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The Automated Pill Dispenser Project done by West Midlands.
End Project Evaluation Report can be found here.

This project was initiated by the Adult Social Services in the West Midlands (UK) seeing that the consequences of poor medication adherence have led to an increment of health care cost (Average of £9 billion spent on medicines, 927 million prescriptions, and more than £100 million in unused drugs are returned and destroyed). Non adherence to their medication has also led to another problem where the patients could be admitted to the hospital. The cost of hospital admission in UK was estimated to be between £36m and £197m in 2006-7.

The aim of this project was to test the effectiveness of the automated pill dispenser in supporting people towards better self-management of medication.

[As compared to UK, there was no or little validated medication adherence scale or study done to the patients in Singapore. The cost inflicted due to non adherence to medication was not found in any research neither.]

Key points from this report:

In this 6-month project, 380 people were involved (135 of them over 85 years old and 144 aged between 75 and 84). Apart from old age, some of them have medical conditions such as dementia (forget to take medicine or forget having done so), physical disability ( dexterity issues), and sensory disabilities (lack of visual capacity). As the pill dispenser acts as a reminder, it is not suitable to those with a history of deliberate non-adherence.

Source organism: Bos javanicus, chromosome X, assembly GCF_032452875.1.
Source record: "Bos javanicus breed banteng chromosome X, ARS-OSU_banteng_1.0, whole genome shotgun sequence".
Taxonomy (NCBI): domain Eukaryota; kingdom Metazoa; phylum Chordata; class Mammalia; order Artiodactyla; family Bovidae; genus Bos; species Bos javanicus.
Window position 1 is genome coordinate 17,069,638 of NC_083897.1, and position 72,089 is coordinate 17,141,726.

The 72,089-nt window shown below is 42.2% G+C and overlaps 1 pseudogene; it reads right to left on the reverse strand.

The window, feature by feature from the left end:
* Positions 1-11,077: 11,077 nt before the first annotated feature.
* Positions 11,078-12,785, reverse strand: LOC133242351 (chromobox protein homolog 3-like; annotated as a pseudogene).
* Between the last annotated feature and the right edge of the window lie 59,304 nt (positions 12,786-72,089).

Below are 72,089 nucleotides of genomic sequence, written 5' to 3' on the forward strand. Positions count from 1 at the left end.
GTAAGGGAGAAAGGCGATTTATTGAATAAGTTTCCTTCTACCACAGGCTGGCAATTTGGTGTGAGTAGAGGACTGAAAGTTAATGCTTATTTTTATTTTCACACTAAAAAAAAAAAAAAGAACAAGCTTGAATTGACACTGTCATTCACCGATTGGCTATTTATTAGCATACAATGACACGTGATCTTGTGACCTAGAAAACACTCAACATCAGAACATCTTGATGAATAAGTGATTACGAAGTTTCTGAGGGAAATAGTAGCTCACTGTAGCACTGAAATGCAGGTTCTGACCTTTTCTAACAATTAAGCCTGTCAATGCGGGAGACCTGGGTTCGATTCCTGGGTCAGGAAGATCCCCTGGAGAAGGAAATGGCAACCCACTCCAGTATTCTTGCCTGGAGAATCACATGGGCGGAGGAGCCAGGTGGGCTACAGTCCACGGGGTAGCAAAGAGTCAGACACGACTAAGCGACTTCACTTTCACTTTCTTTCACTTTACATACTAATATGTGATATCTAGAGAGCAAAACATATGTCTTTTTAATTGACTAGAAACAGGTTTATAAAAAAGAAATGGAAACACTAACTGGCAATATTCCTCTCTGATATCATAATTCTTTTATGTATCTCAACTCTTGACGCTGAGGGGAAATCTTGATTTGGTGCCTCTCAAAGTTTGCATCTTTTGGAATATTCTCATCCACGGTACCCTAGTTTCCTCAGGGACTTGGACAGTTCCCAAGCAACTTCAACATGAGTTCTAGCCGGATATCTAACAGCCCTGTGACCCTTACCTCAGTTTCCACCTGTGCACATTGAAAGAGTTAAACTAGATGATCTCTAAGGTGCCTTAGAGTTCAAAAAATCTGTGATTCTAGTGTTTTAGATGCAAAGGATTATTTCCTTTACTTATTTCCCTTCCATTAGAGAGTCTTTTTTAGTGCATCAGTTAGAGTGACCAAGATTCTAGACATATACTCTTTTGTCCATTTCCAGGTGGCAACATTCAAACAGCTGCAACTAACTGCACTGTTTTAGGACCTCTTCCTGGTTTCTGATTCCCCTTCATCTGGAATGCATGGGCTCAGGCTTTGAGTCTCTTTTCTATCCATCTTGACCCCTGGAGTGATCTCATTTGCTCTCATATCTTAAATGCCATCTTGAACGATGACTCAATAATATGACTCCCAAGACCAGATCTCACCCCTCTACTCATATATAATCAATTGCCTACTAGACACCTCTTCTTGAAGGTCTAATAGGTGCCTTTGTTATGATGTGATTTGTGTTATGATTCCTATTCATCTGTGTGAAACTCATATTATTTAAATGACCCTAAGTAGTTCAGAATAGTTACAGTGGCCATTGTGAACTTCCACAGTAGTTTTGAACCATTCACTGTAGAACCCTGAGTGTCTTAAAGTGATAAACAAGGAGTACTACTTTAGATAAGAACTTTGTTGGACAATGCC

1. The pill dispensers are filled by pharmacists in order to reduce the possibility of dispensing errors.

2. The pill dispenser used was PivoTell. Tipper can be used together with it in order to help those with physical or sensory disabilities. Watch demo here.

3. The safety and suitability of medication have to be considered as well. Some pharmacists raised the issues of efficacy of medications when the tablets had to be removed from their original air tight packaging to be placed in the pill dispenser. Some tablets need to be refrigerated while some disintegrate when removed from air tight packaging. The size and amount of the tablets can be an issue as well. Of course, soluble medicines, cream, liquids, eye drops and other external products cannot be used with the pill dispenser. But the alarm can be set as reminder for those medications.

4. ROI was measured by the cost savings across the Health and Adult Social Care economies and the improved quality of life for people who use services and their carers.

5. The overall cost benefit was positive with the following outcomes:

– reduced hospital admission

– reduced medication prompt visits

– share of savings (48% social care vs 52% health)

– ROI (£8.50 per £1 spent)

– reduced untaken medicine

– cost avoidance savings

6. Case studies showed that the pill dispenser has had a positive impact on the lives of the people that used the dispensers and their carers.

7. Promote a bespoke or personalised approach towards medication management

8. The project aim was evidenced by

– improved quality of life for people and their carers

– increased capacity to remain independent at home

– reduced reliance on health and social care services (thus reduce cost)

9. This project was more successful within social care sector.

Learning from this report:

  1. Make visit to hospitals/elderly home or do survey to better understand the local needs (SG Social Service) – who to contact? how to get started??
  2. Do a pilot test after the prototype is out – safety issues

I am actually stuck at this point of time. 😦 Where and how should I get started?? I can’t find statistics. Exams are near, interim report deadline is nearer. 😦

 

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